photo story

Behind the Curtains: Photos of Australia's Oldest Circus

Founded in the 1800s, the Ashton Circus still going strong. Photographer Craig Holmes shares his experience capturing its many diverse personalities.

by Rebecca Kamm
20 April 2018, 1:44am

Photo by Craig Holmes

Ashton Circus is the longest-running circus in Australia, pre-dating most others in the English-speaking world. Founded in the mid-1800s by Henry Ashton James—who was schooled in the tradition of English circuses—direct descendants of the Ashton family still tour today, operating three separate circuses across the country.

In the eighties, award-winning Queensland photographer Craig Holmes immersed himself in the Ashtons' circus environment, curious to go beyond the fanfare and capture "the human face" of its crew. We asked Craig what that was like.

Henry Ashton James. Photo via Wikimedia commons
Jonas, a "proud" performer and skilled arial gymnast. Photo by Craig Holmes

VICE: Hi Craig. How long did you spend with the Ashton Circus, and were they welcoming?
Craig Holmes: I followed the circus over three weeks as they moved camps within Brisbane. I found the circus people welcoming and sometimes a little complacent with photographers in general—it seemed they were used to being asked to be subjects with very little return for their efforts. Most of my time with the circus I felt virtually invisible; no one seemed to be bothered by my work, [so] I was left to myself to capture these images.

Two workmates. The man on the right is a tiger trainer whose baby (not pictured) had both hands bitten off by a tiger. Photo by Craig Holmes

Some performers were completely cooperative and willing to go out of their way to pose for me, inviting me back to their caravans to set up a special shot. Others were less interested and had obviously been given too much attention by other photographers in the past.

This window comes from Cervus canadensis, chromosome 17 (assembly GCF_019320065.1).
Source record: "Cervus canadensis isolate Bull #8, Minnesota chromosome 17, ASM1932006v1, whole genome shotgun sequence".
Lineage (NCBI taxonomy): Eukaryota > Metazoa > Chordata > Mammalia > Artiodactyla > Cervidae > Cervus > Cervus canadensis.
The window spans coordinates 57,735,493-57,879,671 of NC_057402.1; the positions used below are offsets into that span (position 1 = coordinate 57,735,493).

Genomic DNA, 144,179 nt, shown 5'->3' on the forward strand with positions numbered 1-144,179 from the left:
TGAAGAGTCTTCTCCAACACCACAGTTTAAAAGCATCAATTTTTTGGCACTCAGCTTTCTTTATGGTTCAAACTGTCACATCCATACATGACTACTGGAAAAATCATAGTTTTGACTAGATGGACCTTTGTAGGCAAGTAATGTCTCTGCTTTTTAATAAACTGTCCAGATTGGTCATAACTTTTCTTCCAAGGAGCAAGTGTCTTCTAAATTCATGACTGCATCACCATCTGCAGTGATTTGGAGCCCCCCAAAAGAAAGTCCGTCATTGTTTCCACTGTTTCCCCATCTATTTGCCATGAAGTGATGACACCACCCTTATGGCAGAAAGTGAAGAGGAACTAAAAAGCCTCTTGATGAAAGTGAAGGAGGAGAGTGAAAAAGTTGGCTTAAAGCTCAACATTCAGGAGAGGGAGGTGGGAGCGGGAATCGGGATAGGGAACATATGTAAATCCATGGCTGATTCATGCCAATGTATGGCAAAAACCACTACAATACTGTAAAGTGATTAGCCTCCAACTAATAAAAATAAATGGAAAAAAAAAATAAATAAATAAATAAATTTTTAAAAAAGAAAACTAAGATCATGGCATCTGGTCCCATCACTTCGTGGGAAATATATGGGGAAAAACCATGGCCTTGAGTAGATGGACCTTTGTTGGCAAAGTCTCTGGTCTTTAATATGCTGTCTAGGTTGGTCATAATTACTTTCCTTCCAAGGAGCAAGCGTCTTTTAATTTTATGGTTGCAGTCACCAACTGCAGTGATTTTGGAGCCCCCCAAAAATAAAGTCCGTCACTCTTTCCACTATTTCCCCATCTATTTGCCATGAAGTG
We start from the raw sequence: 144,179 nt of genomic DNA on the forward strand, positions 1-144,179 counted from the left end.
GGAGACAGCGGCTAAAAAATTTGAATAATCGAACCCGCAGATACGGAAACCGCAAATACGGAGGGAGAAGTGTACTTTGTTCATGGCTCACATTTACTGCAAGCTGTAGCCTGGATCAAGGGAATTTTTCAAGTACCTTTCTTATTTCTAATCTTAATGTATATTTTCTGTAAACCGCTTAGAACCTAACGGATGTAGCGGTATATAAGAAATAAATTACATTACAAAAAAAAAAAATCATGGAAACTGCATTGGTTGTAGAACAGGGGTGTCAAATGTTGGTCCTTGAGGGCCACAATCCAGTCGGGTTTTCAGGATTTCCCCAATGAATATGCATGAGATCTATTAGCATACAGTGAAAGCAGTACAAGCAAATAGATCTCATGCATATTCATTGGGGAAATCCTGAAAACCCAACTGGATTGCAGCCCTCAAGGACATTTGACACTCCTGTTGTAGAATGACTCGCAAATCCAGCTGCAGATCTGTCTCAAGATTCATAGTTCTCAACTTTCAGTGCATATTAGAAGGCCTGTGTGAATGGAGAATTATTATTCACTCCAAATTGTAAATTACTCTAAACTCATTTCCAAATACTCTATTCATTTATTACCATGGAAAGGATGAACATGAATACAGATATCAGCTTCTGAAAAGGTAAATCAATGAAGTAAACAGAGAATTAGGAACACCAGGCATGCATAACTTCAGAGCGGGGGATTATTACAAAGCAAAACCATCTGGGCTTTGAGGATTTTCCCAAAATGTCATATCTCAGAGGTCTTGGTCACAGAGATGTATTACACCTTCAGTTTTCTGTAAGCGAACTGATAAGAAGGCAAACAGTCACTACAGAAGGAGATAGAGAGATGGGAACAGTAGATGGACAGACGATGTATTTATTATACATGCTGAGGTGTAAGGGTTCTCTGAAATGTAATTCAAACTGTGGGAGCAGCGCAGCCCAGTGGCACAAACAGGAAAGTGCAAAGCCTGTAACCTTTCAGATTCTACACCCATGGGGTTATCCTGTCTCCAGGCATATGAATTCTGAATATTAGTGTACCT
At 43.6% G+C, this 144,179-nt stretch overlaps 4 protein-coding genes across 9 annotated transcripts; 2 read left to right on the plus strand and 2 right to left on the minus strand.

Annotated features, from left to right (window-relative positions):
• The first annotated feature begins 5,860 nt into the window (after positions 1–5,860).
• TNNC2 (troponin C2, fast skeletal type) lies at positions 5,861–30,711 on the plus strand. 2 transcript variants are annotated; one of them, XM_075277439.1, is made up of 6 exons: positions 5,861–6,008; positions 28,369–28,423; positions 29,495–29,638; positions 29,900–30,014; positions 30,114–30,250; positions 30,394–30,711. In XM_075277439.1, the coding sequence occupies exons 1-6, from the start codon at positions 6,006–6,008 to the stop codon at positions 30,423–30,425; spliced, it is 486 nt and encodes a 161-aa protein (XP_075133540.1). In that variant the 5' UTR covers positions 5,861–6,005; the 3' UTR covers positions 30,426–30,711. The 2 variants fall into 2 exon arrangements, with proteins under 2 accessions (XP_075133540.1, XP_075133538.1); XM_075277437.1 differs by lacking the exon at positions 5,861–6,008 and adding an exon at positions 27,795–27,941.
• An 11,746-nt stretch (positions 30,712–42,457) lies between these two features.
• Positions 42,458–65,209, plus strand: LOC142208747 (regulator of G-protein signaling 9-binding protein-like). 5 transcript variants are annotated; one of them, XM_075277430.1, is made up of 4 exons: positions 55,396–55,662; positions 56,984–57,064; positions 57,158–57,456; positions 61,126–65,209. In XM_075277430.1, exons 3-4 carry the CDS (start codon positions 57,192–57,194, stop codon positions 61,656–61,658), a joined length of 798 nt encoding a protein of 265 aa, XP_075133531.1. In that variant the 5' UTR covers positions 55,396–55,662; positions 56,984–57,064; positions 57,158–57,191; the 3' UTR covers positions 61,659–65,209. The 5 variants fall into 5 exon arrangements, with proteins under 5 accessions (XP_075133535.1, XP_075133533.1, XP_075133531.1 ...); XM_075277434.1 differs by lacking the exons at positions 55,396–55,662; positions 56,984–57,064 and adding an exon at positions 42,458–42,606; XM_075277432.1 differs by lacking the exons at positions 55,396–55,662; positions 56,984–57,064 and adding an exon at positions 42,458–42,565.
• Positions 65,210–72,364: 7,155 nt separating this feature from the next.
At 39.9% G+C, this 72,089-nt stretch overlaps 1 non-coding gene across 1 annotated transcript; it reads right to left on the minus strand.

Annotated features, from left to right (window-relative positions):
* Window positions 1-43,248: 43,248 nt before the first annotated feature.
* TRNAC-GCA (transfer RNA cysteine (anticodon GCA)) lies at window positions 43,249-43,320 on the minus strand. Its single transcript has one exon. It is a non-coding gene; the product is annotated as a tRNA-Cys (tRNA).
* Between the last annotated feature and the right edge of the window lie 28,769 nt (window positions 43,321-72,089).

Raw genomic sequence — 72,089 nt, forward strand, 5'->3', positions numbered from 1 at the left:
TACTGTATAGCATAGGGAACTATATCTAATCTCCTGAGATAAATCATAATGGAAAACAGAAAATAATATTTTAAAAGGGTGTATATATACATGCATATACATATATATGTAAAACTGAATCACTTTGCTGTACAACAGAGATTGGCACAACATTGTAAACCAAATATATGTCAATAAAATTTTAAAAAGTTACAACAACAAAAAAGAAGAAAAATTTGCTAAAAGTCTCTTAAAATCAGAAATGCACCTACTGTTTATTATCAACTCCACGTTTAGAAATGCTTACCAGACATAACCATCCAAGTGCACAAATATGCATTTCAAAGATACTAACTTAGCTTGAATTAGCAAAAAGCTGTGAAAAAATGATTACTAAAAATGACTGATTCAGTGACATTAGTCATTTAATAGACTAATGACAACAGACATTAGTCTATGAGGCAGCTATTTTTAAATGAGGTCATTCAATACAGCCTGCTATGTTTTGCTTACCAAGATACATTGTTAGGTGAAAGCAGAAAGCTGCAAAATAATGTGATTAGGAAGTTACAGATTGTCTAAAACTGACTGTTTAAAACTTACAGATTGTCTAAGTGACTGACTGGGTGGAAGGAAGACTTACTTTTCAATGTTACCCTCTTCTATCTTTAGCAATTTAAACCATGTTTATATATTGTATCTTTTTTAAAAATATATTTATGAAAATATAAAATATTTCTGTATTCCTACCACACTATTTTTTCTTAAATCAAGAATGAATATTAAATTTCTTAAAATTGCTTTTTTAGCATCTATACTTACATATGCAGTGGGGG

I naturally ventured towards the more willing subjects. The crew didn't seem to notice me—they thought they were of less interest to a photographer, which [actually made them] a prize for me to capture.

Camels overseeing circus staff setting up for the next performance. Photo by Craig Holmes

What were your observations of circus life during this time?
Circus people of that era [the 80s] were truly amazing characters. Some were runaways, others were fifth-generation performers. At that time, they were working with performing animals, exotics such as lions, tigers, elephants, and camels. There was a constant, deep growl of the cats in their cages, which permeated the night.

Any weird experiences?
I had an experience with the elephant, who I was warned repeatedly to avoid as she had killed before. In the total darkness backstage she crept up beside me with her trunk touching my arm, to sneak a peak through the curtains at the performance on stage. I slowly became aware of her closeness and we watched the performance together. How amazing. I enjoyed her company.

The killer elephant. Photo by Craig Holmes

The images are from the eighties but almost give off an historical impression...
The rigging of the tents and performance equipment was nostalgic: large tent poles held together with ropes and canvas. It reminded me of going to sea on a schooner, straight out of the 1700s. I captured my subjects in their environment, with low night light, on these textured and layered canvas backgrounds, so as a viewer you're taken on a journey back in time.

Jersey, a runaway performing clown, resting with production crew. Photo by Craig Holmes
"Snake Woman", who was also a camel trainer, at home with her pet carpet snake. Photo by Craig Holmes
A delighted audience. Photo by Craig Holmes
Circus crew set up the tiger cage. Photo by Craig Holmes

Of Caravans and Canvas and many more photographic works are showing in galleries and other locations across Sydney from May 5-20, as part of Head On Photo Festival 2018.